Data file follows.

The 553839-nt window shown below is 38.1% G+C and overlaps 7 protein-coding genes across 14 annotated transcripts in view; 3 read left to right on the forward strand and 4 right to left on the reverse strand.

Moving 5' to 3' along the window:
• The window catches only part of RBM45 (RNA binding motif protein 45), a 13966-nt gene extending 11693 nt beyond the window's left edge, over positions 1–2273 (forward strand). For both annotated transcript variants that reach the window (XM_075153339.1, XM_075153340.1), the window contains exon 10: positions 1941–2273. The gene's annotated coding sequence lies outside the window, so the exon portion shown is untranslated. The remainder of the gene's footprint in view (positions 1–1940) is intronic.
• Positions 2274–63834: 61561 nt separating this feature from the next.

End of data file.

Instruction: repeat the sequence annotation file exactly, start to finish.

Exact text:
The 553839-nt window shown below is 38.1% G+C and overlaps 7 protein-coding genes across 14 annotated transcripts in view; 3 read left to right on the forward strand and 4 right to left on the reverse strand.

Moving 5' to 3' along the window:
• The window catches only part of RBM45 (RNA binding motif protein 45), a 13966-nt gene extending 11693 nt beyond the window's left edge, over positions 1–2273 (forward strand). For both annotated transcript variants that reach the window (XM_075153339.1, XM_075153340.1), the window contains exon 10: positions 1941–2273. The gene's annotated coding sequence lies outside the window, so the exon portion shown is untranslated. The remainder of the gene's footprint in view (positions 1–1940) is intronic.
• Positions 2274–63834: 61561 nt separating this feature from the next.